Maureen Tippen awarded UM President's Award for Distinguished Service in International Education
Maureen Tippen, a recently-retired University of Michigan-Flint professor, earned the 2020 University of Michigan President's Award for Distinguished Service in International Education.
Tippen, a School of Nursing Clinical Associate Professor of Nursing, retired in May after teaching at the University for 26 tears.
The President's Award for Distinguished Service in International Education honors a faculty member who had a sustained commitment to international education, was a leader in the field of international education, or had specific accomplishments in the field of international education, such as successfully developing a program. Tippen will receive $1,000 in recognition of her accomplishments.
"I was rather surprised and shocked and certainly very honored. I was honored to be nominated," Tippen said. "You never think you're going to win. I'm so happy that someone thought enough about my work over the years."
During her career at UM-Flint, she took more than 250 students on trips across the world. In 1995, Tippen created academic serving learning trips in the School of Nursing. She took a group of students on a medical mission trip to the Dominican Republic each year. After volunteering herself in Cambodia, she started taking students on Service Learning trips every other year. Other trips include visiting India, Kenya, and Peru.
"Her service-learning courses are wildly popular, the limited spots are filled by nursing students who want to see her in action and want to experience the world through her international lens," wrote Shelby Newport, Associate Provost and Dean of Undergraduate Studies, in her nomination. "Many students report her course as the most impactful experience while being a student and many even come back and travel on her alumni trips."
In Cambodia, Tippen provided clinical training at orphanages. She also worked with local safe houses for children and adults to escape the sex trade in the Dominican Republic, and she led training for hospital staff in Cambodia to create their own programming for women escaping sex trafficking. In Kenya, the team set up a Child Life center in the hospital and provided the hospital staff in education in the need for play while children were hospitalized.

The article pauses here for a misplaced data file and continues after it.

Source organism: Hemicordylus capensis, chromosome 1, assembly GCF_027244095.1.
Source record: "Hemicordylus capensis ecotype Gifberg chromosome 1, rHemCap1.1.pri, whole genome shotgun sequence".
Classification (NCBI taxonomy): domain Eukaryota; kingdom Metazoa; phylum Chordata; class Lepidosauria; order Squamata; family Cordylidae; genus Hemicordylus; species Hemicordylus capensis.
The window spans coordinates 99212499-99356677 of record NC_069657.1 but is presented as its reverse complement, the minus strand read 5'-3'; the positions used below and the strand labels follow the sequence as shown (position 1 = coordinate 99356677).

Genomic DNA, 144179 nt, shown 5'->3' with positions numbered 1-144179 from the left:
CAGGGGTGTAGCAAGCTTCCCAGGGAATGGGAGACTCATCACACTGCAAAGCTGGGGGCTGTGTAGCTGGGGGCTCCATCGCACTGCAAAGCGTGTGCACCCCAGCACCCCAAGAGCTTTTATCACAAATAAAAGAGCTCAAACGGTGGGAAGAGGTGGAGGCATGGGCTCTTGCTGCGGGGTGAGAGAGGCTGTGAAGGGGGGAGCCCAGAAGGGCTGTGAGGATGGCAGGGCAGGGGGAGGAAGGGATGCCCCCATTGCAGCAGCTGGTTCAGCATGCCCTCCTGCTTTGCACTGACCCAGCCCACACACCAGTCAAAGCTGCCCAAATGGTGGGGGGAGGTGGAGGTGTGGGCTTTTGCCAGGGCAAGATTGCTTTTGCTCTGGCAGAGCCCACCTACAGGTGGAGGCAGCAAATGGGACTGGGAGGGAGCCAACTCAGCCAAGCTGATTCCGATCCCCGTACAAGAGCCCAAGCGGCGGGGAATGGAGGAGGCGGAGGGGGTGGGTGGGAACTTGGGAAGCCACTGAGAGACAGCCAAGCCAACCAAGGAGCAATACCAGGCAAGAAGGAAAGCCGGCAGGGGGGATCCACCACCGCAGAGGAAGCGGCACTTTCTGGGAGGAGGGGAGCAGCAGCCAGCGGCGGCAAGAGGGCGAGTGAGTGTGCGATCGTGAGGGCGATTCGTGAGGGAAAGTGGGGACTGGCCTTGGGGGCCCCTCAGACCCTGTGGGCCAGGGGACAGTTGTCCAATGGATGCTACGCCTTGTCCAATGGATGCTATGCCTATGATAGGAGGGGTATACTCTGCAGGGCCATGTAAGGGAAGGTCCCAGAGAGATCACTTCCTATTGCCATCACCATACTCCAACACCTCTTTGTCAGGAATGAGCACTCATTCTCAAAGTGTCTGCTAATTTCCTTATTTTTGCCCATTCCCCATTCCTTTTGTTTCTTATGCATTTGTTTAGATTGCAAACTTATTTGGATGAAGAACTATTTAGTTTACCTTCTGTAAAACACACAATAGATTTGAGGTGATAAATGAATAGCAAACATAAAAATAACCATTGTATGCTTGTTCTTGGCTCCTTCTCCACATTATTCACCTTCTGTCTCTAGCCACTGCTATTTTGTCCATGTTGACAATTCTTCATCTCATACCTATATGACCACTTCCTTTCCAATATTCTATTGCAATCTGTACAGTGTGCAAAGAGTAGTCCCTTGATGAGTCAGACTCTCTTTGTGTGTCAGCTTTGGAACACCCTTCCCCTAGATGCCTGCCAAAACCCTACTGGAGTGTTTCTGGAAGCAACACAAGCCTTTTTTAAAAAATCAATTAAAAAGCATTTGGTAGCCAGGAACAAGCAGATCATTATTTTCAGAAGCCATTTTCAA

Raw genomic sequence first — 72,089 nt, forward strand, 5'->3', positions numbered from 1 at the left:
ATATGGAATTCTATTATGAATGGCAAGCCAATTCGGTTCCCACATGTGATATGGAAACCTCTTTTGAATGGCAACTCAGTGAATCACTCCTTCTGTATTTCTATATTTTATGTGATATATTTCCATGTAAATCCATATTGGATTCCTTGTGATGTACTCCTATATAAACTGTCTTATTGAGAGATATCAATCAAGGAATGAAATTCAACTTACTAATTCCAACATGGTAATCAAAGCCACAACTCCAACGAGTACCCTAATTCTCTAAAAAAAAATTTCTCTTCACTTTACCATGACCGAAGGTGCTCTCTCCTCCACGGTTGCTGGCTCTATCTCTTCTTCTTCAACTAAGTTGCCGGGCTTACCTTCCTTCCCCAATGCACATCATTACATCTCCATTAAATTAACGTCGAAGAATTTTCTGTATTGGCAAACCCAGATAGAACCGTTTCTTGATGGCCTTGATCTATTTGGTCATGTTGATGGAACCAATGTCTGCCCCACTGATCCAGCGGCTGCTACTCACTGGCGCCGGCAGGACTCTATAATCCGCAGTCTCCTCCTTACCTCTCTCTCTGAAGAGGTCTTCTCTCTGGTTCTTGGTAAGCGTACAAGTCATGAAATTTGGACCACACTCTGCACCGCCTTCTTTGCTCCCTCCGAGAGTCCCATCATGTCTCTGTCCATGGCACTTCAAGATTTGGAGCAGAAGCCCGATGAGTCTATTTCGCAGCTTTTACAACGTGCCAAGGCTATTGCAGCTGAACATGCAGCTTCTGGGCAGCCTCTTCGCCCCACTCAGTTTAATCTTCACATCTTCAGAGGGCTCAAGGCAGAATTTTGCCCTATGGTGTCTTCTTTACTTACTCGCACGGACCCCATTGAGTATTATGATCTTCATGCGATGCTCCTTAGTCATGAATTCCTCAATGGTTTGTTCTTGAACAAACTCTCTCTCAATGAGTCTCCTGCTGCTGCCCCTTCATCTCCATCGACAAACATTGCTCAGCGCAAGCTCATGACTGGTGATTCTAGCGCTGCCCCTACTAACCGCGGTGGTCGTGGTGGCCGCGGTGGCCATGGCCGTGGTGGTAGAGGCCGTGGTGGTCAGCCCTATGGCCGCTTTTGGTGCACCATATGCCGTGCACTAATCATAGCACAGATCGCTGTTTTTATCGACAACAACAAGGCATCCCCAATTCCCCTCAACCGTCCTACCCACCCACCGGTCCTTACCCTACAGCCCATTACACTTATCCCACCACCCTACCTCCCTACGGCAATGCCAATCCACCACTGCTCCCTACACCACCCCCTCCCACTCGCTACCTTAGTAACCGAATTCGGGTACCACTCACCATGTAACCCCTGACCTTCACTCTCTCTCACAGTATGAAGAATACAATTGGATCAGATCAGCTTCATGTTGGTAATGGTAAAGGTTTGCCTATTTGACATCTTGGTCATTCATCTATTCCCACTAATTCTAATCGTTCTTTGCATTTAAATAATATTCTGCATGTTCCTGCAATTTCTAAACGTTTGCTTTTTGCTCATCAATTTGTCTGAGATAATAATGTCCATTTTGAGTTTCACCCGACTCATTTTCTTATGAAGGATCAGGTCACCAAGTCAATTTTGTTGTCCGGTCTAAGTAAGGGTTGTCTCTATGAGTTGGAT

"As far as teaching, it's given me the greatest satisfaction," Tippen said. "I have lifelong relationships with the students I travel with. You have this common bond when you do trips like this; it's so intense."
Tippen also has maintained lifelong friendships with people she met in the countries she's traveled to. One is a man who drives a cab in Cambodia. She got to know his family and has stayed in contact with him.
"Who would have thought I'd have so many friends in other countries who invite you to their home and meet their families?" she said.
Another one of Tippen's contributions to the University was an International Nursing course, which she developed. The International Nursing course prepares students to have global and cultural experiences and to see different realities within the profession.
"Maureen's teaching transcends the norm; the scope and breadth of her initiatives are unparalleled," wrote Dr. Margaret Andrews, School of Nursing Dean, in her nomination letter. "Her nursing delivery is not in a pristine hospital environment; rather she seeks out the patient populations who have little or no care. In Cambodia, she delivered care to individuals in the jungles, the streets of Phnom Penh, and an island where the government placed 'undesirable' citizens with AIDS or mental illness."
Reflecting on her career, Tippen said the lifestyle has been with her family for years. They help her sort vitamins, pack for trips, and more. February is Dominican Republic time and May is Cambodia or Kenya time, she said.
She also created an elective course about bereavement among children who have lost a loved one for undergraduate nursing students. Students visited Camp Hope and worked with grieving children under Tippen's guidance.
Tippen said the work she did was possible because of the support she's had from UM-Flint, the School of Nursing, and Education Abroad, as well as scholarships and financial support for students.
"Students learn from putting themselves in situations different than their own," she said.
Tippen is the recipient of eight awards for her international work, including the 2016 Kingdom of Cambodia Cambodian Parliament Service Award and the 2010 Clinical Service Award by Antonio Musa Hospital, San Pedro, Dominican Republic.
In her retirement, Tippen plans to stay involved with the School of Nursing and lead international trips once it's safe to travel. She plans to work with the University and program alumni to ensure the continuation of these medical mission trips.
"I'm not finished yet!" she said.
Lindsay Knake is the Communications Coordinator for the UM-Flint Division of Student Affairs. Contact her with any questions, comments, or ideas about the DSA newsletter, social media, events, and communications.